/// This is a protected class; it can only be instantiated
    /// from within a derived class of \c DNSServer.
    ///
    /// A server object that has received a query creates an instance
    /// of this class and scheudles it on the ASIO service queue
    /// using asio::io_service::post().  When the handler executes, it
    /// calls the asyncLookup() method in the server object to start a
    /// DNS lookup.  When the lookup is complete, the server object is
    /// scheduled to resume, again using io_service::post().
    ///
    /// Note that the calling object is copied into the handler object,
    /// not referenced.  This is because, once the calling object yields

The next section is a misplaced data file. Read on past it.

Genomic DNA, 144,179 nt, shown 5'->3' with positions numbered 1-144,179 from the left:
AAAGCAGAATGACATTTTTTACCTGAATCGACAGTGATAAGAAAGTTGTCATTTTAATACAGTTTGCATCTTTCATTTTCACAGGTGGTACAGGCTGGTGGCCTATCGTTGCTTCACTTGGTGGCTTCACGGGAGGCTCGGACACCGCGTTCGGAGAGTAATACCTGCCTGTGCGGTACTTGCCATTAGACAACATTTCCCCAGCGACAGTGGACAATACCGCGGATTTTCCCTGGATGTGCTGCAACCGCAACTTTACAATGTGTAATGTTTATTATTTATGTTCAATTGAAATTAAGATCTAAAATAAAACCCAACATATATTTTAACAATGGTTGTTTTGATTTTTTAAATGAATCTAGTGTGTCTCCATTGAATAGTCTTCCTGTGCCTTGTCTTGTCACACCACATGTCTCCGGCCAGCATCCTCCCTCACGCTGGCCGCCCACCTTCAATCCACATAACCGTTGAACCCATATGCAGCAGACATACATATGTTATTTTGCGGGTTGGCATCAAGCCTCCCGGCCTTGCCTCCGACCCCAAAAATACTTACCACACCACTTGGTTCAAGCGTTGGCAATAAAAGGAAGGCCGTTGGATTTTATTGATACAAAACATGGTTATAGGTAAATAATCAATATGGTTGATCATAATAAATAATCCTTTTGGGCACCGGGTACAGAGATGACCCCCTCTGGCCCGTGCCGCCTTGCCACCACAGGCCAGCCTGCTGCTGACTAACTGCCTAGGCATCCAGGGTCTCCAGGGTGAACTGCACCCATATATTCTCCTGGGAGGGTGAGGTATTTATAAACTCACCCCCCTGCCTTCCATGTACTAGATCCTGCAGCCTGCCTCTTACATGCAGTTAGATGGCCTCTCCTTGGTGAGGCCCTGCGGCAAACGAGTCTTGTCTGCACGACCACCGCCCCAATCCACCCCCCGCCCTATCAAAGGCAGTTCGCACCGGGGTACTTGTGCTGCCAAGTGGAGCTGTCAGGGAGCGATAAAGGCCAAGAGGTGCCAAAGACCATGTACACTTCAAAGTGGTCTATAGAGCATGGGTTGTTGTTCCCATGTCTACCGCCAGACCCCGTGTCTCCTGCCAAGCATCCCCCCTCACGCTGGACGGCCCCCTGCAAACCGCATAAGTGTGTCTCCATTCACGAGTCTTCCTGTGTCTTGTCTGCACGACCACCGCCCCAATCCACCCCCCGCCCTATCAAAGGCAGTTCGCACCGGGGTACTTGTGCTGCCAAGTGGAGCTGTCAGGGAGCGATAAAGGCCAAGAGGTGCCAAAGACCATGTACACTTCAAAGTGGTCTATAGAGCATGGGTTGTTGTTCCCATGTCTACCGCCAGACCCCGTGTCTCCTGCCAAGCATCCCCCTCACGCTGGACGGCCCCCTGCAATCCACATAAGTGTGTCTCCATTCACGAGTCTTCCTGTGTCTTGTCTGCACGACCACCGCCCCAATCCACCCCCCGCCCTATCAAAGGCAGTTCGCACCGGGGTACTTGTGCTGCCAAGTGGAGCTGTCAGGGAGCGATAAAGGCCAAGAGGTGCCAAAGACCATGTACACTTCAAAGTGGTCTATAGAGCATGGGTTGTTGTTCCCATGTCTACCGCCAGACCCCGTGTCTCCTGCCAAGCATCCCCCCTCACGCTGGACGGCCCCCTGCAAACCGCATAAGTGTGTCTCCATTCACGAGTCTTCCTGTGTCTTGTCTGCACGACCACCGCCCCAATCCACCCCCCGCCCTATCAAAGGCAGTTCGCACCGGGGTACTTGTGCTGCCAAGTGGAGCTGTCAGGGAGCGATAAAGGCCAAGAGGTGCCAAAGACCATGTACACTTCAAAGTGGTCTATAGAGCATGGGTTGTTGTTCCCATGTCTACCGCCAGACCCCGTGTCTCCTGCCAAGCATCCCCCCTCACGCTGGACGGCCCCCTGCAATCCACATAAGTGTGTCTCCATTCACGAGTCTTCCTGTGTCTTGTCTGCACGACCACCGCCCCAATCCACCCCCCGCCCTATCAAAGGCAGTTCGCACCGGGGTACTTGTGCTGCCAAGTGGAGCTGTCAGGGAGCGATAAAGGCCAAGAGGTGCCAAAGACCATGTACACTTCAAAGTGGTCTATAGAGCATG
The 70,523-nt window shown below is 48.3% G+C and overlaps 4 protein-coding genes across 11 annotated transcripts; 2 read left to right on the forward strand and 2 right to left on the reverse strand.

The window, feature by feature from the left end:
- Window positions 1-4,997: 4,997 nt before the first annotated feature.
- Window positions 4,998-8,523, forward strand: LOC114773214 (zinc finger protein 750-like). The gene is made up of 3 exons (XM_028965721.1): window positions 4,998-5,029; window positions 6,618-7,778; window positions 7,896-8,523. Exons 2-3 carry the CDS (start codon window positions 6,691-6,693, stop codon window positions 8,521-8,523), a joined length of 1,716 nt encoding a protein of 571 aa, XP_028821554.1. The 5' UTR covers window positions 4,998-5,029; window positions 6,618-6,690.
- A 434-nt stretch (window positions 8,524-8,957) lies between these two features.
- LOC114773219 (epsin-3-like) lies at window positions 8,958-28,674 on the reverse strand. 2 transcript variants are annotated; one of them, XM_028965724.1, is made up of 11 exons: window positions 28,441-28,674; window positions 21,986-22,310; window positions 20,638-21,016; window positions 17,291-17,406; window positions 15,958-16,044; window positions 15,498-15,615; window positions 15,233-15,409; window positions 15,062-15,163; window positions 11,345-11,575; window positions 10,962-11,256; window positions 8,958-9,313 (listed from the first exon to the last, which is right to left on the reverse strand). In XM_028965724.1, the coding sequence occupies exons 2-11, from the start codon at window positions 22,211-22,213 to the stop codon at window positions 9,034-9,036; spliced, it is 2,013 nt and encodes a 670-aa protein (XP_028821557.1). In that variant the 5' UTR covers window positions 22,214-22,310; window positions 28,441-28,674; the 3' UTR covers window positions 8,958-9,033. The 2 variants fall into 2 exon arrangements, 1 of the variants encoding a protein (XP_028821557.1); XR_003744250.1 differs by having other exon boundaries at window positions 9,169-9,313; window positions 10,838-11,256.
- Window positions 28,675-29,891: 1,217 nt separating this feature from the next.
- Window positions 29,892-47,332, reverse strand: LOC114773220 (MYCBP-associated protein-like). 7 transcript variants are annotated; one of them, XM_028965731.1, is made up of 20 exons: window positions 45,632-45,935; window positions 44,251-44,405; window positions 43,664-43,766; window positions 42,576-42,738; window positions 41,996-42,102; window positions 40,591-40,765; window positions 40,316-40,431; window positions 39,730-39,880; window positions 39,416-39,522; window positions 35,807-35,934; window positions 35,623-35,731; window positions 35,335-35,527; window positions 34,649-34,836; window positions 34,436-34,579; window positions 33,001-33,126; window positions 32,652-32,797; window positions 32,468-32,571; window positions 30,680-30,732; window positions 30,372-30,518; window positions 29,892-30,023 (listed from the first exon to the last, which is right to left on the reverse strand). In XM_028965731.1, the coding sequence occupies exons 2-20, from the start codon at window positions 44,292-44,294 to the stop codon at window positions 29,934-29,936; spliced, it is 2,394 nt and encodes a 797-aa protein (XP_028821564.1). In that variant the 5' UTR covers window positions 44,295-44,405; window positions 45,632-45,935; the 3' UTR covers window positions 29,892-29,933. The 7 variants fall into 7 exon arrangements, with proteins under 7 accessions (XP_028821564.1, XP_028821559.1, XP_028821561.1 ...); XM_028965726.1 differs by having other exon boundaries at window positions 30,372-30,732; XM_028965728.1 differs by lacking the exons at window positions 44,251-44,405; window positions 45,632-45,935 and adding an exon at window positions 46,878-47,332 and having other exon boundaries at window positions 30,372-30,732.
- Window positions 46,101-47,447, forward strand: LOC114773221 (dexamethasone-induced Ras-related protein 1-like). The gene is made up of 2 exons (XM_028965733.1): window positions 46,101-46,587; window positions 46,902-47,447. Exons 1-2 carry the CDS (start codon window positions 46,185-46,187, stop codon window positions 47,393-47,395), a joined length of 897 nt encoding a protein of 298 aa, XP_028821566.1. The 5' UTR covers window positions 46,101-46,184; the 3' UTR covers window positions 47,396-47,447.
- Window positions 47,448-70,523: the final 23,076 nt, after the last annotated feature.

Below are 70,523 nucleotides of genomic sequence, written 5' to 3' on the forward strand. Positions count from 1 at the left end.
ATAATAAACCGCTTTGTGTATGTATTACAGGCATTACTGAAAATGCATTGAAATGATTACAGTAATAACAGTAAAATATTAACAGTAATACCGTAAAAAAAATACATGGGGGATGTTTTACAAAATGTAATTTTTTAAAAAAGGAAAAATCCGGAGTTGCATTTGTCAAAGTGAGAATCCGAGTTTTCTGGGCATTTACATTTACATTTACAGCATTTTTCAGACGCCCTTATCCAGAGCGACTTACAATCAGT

/// control to the handler, it falls out of scope and may disappear
    template <typename T>
    class AsyncLookup {
    public:
        AsyncLookup(T caller) : caller_(caller) {}
        inline void operator()() { caller_.asyncLookup(); }
    private:
        T caller_;
    };

    /// \brief Carries out a DNS lookup.
    ///
    /// This function calls the \c DNSLookup object specified by the
    /// DNS server when the \c IOService was created, passing along
    /// the details of the query and a pointer back to the current
    /// server object.  It is called asynchronously via the AsyncLookup
    /// handler class.
    virtual inline void asyncLookup() { self_->asyncLookup(); }
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private:
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    DNSServer* self_;
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};

/// \brief The \c DNSLookup class is an abstract base class for a DNS
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/// Lookup provider function.